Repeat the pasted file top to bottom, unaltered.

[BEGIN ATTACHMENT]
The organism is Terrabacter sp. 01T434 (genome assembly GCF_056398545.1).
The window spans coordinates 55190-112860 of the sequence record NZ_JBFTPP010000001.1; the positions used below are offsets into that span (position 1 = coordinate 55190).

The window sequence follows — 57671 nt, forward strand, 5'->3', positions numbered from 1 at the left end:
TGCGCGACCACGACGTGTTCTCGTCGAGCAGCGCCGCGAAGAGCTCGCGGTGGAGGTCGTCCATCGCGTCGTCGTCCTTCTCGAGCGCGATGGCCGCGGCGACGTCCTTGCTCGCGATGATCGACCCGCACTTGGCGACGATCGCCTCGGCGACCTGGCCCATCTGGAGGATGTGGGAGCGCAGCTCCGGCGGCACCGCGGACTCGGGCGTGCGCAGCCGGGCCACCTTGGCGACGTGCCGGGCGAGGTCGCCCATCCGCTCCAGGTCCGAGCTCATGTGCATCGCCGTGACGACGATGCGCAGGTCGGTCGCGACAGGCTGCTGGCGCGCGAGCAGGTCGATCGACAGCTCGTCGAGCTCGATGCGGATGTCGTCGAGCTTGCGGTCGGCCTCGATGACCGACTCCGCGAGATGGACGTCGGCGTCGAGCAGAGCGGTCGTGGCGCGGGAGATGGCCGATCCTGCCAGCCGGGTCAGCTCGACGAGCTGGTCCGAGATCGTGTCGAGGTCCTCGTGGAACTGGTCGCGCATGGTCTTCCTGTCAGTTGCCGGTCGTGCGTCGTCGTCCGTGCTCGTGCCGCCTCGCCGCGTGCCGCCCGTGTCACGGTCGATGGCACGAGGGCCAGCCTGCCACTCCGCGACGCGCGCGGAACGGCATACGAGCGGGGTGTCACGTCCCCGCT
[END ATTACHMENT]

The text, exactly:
The organism is Terrabacter sp. 01T434 (genome assembly GCF_056398545.1).
The window spans coordinates 55190-112860 of the sequence record NZ_JBFTPP010000001.1; the positions used below are offsets into that span (position 1 = coordinate 55190).

The window sequence follows — 57671 nt, forward strand, 5'->3', positions numbered from 1 at the left end:
TGCGCGACCACGACGTGTTCTCGTCGAGCAGCGCCGCGAAGAGCTCGCGGTGGAGGTCGTCCATCGCGTCGTCGTCCTTCTCGAGCGCGATGGCCGCGGCGACGTCCTTGCTCGCGATGATCGACCCGCACTTGGCGACGATCGCCTCGGCGACCTGGCCCATCTGGAGGATGTGGGAGCGCAGCTCCGGCGGCACCGCGGACTCGGGCGTGCGCAGCCGGGCCACCTTGGCGACGTGCCGGGCGAGGTCGCCCATCCGCTCCAGGTCCGAGCTCATGTGCATCGCCGTGACGACGATGCGCAGGTCGGTCGCGACAGGCTGCTGGCGCGCGAGCAGGTCGATCGACAGCTCGTCGAGCTCGATGCGGATGTCGTCGAGCTTGCGGTCGGCCTCGATGACCGACTCCGCGAGATGGACGTCGGCGTCGAGCAGAGCGGTCGTGGCGCGGGAGATGGCCGATCCTGCCAGCCGGGTCAGCTCGACGAGCTGGTCCGAGATCGTGTCGAGGTCCTCGTGGAACTGGTCGCGCATGGTCTTCCTGTCAGTTGCCGGTCGTGCGTCGTCGTCCGTGCTCGTGCCGCCTCGCCGCGTGCCGCCCGTGTCACGGTCGATGGCACGAGGGCCAGCCTGCCACTCCGCGACGCGCGCGGAACGGCATACGAGCGGGGTGTCACGTCCCCGCT